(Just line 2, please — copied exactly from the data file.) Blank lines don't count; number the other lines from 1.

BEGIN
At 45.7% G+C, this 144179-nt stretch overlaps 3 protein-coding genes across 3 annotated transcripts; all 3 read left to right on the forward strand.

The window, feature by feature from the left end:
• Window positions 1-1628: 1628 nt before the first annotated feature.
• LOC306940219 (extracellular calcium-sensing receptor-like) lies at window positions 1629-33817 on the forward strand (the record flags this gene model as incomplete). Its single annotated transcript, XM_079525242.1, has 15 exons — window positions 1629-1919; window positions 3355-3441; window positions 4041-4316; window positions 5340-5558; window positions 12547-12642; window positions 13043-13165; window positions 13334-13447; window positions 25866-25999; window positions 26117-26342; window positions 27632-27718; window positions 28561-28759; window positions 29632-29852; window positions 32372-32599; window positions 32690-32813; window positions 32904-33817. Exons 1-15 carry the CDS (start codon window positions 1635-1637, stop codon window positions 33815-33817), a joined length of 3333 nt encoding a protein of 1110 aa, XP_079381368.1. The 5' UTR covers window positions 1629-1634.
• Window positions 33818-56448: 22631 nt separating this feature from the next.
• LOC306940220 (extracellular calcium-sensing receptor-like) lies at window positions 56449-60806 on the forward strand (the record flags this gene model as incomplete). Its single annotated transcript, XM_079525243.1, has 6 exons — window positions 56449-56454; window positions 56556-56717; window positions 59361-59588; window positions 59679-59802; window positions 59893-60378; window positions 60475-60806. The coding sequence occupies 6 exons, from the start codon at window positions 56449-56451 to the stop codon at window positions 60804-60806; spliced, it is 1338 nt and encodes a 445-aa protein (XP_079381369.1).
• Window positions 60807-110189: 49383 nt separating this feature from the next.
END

The window, feature by feature from the left end: